As far as the ethics involved, I don't really expect corporations to be ethical at any level. I would like them to, but I don't expect them to. I am a strong proponent of extreme fines/legal action because really if it doesn't effect the bottomline I dont feel it will change behavoir of a business.
You're right in that being unethical is the best way to get ahead in the game, and it might be a good idea to make it so that's not the case.
That said, the US of A is an adversarial society.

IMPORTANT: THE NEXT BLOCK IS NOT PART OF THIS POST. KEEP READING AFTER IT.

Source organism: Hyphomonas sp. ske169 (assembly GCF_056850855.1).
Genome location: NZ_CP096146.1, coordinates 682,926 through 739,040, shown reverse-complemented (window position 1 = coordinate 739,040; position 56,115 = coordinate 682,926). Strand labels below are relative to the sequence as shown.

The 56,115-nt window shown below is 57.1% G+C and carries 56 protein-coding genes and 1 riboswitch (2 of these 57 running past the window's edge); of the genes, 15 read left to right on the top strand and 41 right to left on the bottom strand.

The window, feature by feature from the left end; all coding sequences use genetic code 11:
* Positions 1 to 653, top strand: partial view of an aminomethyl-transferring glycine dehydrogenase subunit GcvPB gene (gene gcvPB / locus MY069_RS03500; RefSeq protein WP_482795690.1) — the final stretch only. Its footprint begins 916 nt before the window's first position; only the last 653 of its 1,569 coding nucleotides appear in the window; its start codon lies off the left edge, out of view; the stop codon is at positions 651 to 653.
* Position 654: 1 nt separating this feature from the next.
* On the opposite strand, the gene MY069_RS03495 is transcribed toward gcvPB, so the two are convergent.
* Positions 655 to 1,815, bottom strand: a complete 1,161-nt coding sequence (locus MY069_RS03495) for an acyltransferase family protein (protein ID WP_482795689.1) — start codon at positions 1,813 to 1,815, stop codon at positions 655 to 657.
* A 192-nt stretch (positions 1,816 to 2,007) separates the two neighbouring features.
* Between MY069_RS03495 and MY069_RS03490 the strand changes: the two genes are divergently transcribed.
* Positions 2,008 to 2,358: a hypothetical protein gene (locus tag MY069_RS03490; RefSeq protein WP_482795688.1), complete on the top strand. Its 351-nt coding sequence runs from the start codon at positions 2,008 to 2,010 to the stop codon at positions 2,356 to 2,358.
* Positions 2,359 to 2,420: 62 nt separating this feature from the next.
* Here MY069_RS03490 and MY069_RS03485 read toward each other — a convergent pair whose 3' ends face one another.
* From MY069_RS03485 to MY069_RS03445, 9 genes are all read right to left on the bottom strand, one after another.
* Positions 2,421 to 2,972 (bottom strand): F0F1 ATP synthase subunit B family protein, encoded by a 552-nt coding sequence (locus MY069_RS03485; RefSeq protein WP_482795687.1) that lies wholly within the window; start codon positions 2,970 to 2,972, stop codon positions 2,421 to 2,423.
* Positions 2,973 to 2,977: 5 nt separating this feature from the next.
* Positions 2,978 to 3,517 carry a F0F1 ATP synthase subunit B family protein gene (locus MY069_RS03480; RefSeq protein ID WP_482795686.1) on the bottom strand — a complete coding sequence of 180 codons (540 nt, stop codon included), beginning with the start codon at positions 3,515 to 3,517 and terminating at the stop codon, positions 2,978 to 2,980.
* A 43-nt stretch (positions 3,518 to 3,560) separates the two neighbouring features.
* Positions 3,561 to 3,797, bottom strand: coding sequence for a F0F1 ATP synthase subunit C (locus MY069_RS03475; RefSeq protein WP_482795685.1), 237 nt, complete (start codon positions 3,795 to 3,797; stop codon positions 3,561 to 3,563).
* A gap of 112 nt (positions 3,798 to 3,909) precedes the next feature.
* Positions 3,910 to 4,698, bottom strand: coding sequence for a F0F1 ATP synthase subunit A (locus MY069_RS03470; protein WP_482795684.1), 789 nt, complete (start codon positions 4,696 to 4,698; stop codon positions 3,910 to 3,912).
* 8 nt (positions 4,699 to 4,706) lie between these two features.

It's possible for specific people inside a corporation to behave in unethical ways. However, the definition of maximizing shareholder value is not simply "make the stock price as high as possible in the short term." It's perfectly possible for executives in a corporation to take the high road as the optimal strategy for maximizing shareholder value.
Thankfully, ethics do not depend on the existence of a soul nor conscience. There is a such thing as emergent behavior, after all.
Not if the shareholders want them to be ethical more than profitable. Arguably, shared ownership tends to promote turning a blind eye to that aspect.
Patagonia changed their corporate structure to a California B corp to allow this.